Be arami, Be arami .... A first trip to Iran - Jeep, Taxi, Taxi, Bus, Taxi


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Middle East » Iran » West » Esfahan
October 10th 2014
Published: November 11th 2014
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David from Spain snores.

David from Spain snores loudly.

David from Spain snores loudly, nearly all night long.

Chilly night and a cloudy sky this morning without a fully visible sunrise. I do like contrasts though... Serenity v Snoring, Sleep v No Sleep, Orange Sunrise v Grey Sky...

So today after a final campfire breaky and a farewell to Hashem and David from Spain I am picked up by Ali in his super fast jeep. He has his constant companion, his little boy, with him who loves tearing around the sand dunes as much as his he does. I would bet he will be driving like his Dad in a few years. Arrive back at Barandaz where I get picked up by a taxi driver to go back to Garmeh. If I'd thought this through it would have made a lot of sense to stay in the desert for another morning, then go back to Barandaz for a shower and onto Kohr to catch the 1pm bus to Esfehan. As it is I am travelling for about 2 1/2 hours passing by Kohr to get back to Kohr. However, a taxi ride is always an adventure, especially in Iran. This ride is no different. We make no less than 8 stops even though I am the only passenger. The journey goes a little something like this:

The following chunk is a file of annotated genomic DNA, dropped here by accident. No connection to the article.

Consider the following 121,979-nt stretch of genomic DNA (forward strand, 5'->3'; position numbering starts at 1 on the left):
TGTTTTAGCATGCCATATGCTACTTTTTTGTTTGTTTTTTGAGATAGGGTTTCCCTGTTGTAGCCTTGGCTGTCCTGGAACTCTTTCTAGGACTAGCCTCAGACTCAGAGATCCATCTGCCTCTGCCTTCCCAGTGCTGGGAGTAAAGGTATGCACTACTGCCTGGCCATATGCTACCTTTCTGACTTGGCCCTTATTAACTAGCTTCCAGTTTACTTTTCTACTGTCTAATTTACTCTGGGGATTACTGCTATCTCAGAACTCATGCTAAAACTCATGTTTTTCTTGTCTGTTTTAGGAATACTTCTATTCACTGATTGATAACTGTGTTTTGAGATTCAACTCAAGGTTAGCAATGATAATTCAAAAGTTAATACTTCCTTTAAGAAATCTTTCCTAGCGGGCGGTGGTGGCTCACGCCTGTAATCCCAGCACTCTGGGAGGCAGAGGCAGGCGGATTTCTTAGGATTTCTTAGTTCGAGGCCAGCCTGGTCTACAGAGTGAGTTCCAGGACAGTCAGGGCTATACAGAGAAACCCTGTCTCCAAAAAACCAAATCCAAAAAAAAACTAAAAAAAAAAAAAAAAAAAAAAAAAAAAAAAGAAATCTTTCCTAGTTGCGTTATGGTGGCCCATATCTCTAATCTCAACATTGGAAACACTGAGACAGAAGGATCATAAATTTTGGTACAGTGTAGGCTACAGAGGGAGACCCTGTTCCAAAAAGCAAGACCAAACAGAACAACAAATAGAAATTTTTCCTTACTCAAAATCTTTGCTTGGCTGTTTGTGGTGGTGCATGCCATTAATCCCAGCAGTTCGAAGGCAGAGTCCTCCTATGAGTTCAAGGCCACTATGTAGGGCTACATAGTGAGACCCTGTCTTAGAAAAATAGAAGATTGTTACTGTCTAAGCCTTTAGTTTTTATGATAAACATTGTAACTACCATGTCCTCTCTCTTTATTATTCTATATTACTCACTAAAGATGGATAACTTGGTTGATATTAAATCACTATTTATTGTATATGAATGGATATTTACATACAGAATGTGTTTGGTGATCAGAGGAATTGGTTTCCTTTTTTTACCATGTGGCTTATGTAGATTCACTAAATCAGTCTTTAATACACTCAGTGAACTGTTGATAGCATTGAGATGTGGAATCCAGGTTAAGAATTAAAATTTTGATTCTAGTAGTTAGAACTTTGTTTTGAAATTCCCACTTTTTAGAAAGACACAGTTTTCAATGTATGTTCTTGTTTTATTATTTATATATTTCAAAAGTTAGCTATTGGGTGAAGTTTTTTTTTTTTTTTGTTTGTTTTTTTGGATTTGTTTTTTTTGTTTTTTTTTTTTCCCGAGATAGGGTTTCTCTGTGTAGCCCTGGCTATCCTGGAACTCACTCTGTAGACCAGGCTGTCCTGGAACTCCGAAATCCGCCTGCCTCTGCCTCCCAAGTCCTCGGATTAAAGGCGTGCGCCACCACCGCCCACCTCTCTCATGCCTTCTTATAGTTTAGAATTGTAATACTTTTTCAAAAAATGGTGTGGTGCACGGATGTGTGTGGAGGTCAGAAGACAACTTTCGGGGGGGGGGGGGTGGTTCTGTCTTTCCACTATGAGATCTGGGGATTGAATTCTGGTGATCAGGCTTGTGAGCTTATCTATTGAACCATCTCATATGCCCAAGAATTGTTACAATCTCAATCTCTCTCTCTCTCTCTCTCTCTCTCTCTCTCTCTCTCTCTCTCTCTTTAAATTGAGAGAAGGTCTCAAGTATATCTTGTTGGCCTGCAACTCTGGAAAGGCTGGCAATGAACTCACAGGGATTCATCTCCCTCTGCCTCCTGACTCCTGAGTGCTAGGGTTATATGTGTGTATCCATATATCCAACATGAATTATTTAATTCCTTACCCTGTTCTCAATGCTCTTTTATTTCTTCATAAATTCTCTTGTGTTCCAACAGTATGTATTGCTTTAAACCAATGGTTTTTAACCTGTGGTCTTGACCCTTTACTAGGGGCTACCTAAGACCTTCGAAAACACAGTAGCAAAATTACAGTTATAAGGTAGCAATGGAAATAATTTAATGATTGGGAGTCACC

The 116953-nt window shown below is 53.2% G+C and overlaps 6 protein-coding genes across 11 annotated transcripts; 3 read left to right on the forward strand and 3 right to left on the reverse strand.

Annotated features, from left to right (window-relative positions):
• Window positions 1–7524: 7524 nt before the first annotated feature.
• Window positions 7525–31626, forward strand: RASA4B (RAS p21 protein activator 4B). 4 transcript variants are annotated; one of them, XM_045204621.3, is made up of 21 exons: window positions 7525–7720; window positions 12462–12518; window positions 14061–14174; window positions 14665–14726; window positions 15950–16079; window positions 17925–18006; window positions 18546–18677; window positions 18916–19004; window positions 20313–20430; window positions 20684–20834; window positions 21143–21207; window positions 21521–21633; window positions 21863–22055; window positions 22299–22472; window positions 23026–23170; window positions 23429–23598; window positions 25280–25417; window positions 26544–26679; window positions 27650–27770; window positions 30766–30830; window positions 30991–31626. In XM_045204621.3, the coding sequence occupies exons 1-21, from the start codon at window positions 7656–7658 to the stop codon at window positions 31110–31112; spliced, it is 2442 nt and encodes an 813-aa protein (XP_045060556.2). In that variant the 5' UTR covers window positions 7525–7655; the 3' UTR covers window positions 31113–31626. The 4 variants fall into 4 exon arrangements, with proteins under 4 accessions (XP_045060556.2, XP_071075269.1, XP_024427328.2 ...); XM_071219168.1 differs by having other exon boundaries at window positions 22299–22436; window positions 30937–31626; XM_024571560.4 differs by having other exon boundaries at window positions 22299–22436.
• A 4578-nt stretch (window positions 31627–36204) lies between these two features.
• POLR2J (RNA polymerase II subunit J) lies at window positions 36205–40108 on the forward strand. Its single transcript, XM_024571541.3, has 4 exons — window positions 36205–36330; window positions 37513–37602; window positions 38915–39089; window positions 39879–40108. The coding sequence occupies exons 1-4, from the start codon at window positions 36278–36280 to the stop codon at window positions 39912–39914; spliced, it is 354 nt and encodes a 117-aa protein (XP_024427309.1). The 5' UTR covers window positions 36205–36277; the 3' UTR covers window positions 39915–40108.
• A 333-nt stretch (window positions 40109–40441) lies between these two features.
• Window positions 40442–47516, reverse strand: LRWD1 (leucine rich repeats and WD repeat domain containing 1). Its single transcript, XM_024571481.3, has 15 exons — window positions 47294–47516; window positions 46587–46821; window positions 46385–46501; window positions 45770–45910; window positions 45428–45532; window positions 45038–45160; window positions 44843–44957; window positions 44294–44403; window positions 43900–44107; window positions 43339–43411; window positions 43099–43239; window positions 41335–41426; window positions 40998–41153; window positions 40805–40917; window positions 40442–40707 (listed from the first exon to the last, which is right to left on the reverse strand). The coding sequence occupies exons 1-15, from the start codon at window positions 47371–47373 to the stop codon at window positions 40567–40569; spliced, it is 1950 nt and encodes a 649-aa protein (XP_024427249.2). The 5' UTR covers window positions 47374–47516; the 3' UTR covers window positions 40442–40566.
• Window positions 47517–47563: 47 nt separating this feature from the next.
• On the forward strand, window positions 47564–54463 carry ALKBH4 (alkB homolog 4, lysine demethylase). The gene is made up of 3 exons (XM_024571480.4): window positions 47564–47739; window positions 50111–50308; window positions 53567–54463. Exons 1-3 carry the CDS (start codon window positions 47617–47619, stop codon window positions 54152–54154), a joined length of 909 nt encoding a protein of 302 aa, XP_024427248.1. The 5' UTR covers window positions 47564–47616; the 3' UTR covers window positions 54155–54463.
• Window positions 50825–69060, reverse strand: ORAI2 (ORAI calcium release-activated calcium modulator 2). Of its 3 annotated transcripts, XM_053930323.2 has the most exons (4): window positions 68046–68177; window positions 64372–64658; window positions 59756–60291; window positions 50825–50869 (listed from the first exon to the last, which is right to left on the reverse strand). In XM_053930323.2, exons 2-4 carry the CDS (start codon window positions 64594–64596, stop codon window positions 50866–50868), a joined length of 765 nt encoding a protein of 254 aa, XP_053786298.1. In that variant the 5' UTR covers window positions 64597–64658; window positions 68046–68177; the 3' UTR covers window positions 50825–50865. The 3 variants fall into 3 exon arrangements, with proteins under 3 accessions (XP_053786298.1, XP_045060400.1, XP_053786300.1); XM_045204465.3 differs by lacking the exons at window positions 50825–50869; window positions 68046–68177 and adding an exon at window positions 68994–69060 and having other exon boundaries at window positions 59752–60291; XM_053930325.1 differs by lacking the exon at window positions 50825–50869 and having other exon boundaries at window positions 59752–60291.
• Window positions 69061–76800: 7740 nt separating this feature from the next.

Stop1- Petrol

Stop 2 - Vegetable shop for 2 large boxes of cucumbers and tomatoes (Fun Fact- Iran is the 7th largest consumer of tomatoes per capita in the world, I can't find the stats on cucumbers but I KNOW cucumber consumption is huge in Iran)

Stop 3 - Hardware shop- pick up drain fitting

Stop 4 - Fruit shop

Stop 5 - Hello to friends on side of road

Stop 6 - Repeat circuit of Kohr stopping to say hello to other friends

Stop 7 - Pick up large mirror (please don't require emergency stop- it will slice me or the driver in half depending on the way we are

a) Impacted by other vehicle/s

b) Skid out of control at high speed and roll, crash into other vehicle/s and/or /person/s

Stop 8 - We make one last hello stop (I'm sure it was to the people we'd stopped for in Stop 5)

One hour and 10 minutes later we arrive back at Ateshooni. It's actually very nice to get back to see some familiar faces and some new ones. I wish I could stay another night. Maziyar and his wife are keen to hear how the desert trekking went given the high winds of 2 nights ago. I tell them how awesome it was and that the winds were nothing in comparison with the snoring of David from Spain. Actually it wasn't that bad- I only heard it when I was awake! After a hot shower (divine!!!!!!) it's time to repack and walk back up to the lodge in time for the taxi. But first some more tea before Akhbar- original Kohr-Garmeh taxi driver, arrives. Meet a Chinese travel agent from Beijing who is missing wifi connectivity and 2 girls from Slovenia who I am sharing the taxi with, they are off to Yazd. Sadly it is time to leave Ateshooni, we are given a hot lunch in a takeaway container for our respective bus trips and Akhbar whisks us away. We pass 4 large tour buses and lots of cars- I had forgotten that it is the weekend here in Iran, Garmeh was going to be busy. I guess it was probably a good time to leave after all.